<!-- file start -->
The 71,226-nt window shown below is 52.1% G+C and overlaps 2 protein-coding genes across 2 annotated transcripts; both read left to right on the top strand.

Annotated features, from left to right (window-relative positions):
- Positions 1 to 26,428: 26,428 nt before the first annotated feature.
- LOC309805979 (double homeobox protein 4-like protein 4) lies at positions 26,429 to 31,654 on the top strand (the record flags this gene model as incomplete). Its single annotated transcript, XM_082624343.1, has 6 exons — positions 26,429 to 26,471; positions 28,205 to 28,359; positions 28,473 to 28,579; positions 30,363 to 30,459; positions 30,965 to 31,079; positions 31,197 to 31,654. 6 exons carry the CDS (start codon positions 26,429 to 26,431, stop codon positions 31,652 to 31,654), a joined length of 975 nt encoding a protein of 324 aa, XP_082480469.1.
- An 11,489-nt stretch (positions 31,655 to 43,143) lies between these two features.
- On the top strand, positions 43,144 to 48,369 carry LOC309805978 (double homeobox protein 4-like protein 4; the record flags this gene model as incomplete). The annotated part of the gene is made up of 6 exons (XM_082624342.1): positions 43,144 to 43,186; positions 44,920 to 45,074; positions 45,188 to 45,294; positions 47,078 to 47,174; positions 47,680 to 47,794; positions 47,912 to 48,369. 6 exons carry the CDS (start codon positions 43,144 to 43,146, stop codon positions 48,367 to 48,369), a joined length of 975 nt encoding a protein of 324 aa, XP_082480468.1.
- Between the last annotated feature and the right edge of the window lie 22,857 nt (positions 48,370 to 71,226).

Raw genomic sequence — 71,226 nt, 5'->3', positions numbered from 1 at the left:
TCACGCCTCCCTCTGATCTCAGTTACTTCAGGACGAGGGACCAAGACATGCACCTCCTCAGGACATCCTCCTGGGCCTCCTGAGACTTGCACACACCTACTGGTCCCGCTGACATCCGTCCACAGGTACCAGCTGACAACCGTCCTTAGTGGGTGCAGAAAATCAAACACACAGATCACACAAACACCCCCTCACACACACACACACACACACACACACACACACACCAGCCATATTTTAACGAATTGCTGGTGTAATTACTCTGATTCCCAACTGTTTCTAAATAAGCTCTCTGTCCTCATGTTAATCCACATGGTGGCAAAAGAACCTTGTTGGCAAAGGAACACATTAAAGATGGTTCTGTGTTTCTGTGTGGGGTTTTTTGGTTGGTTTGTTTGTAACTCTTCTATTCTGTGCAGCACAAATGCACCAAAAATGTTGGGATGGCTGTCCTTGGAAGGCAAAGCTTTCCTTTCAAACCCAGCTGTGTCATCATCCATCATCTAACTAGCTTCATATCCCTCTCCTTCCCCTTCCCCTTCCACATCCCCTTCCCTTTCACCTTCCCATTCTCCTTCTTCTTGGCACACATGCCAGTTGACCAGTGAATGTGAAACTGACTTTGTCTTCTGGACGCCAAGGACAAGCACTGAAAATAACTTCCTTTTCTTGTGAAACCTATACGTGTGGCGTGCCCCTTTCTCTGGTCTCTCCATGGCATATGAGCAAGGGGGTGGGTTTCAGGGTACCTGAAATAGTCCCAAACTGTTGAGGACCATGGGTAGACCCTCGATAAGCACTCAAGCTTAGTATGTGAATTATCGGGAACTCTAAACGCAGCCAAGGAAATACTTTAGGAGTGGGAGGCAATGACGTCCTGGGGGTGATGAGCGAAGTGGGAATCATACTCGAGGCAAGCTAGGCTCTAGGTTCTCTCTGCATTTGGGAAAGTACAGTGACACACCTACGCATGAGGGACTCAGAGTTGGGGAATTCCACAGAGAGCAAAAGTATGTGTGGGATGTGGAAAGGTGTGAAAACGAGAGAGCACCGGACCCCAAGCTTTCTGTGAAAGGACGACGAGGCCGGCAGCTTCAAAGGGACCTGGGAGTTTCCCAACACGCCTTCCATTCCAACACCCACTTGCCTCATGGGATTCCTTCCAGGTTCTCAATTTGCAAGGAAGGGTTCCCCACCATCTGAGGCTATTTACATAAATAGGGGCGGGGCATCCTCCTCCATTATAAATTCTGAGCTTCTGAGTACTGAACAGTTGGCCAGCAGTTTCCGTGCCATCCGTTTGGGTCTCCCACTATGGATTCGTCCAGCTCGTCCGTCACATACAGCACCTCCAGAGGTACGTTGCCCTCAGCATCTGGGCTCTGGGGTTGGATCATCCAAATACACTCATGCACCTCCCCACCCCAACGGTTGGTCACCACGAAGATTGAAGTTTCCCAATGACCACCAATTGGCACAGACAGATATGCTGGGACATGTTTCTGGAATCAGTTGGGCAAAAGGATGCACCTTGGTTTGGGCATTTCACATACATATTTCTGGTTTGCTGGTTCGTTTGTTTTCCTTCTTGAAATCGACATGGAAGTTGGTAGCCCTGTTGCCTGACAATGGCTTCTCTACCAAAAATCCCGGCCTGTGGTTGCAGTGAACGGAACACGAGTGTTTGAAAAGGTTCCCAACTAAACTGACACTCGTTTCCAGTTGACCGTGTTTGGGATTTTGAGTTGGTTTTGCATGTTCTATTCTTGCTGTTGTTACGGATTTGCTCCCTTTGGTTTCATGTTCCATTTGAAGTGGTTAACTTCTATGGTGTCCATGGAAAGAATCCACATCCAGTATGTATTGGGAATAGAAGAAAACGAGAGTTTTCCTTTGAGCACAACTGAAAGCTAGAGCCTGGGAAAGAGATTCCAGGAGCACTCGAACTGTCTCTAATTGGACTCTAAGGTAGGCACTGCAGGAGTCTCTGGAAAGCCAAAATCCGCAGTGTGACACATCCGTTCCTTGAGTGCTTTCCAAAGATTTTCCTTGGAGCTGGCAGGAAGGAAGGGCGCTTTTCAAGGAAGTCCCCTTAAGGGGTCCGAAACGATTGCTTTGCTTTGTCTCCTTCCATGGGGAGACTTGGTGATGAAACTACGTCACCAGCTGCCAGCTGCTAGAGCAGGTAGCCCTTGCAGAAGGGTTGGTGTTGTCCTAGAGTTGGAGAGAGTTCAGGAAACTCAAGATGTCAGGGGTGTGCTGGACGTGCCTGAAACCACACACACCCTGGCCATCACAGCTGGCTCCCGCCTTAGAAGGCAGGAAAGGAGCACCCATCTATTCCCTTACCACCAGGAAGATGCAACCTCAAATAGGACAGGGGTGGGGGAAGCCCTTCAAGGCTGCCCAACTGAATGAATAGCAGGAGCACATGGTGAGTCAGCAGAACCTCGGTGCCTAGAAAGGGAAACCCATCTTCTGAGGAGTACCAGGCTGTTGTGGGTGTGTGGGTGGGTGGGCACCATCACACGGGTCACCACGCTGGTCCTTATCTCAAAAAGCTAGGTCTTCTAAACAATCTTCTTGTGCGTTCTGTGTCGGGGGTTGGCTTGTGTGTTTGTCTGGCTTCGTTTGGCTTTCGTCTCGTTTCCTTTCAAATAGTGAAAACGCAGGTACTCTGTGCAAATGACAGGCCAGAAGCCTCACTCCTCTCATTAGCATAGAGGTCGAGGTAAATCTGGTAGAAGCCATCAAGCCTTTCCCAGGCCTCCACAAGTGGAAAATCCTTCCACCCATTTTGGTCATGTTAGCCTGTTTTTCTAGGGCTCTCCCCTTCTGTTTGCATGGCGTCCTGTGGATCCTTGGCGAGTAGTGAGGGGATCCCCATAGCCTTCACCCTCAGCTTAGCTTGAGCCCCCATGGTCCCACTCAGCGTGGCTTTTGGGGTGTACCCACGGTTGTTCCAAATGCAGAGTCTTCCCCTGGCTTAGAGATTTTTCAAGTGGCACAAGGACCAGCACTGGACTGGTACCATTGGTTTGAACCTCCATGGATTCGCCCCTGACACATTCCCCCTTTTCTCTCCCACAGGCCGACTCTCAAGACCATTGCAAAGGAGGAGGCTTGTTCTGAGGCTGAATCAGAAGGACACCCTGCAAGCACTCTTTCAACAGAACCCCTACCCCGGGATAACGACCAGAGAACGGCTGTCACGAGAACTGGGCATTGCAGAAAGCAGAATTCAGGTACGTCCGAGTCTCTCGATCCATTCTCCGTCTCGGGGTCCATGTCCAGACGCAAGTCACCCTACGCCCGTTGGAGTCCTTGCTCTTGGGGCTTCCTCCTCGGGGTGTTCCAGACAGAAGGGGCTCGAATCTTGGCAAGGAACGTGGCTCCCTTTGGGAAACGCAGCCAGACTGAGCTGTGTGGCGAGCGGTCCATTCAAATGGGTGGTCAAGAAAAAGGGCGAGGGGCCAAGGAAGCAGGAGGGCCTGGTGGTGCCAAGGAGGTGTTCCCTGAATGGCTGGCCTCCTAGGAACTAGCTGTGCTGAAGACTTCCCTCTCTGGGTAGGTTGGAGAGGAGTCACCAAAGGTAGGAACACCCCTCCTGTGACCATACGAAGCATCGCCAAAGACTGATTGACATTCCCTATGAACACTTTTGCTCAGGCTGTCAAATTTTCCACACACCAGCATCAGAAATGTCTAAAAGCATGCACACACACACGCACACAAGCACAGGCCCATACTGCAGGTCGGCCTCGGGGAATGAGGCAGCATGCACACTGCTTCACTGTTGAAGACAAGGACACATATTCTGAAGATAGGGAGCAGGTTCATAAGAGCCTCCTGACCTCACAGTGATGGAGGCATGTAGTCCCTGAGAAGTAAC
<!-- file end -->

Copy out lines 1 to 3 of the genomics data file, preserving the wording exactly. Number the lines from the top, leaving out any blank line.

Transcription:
The 71,226-nt window shown below is 52.1% G+C and overlaps 2 protein-coding genes across 2 annotated transcripts; both read left to right on the top strand.

Annotated features, from left to right (window-relative positions):
- Positions 1 to 26,428: 26,428 nt before the first annotated feature.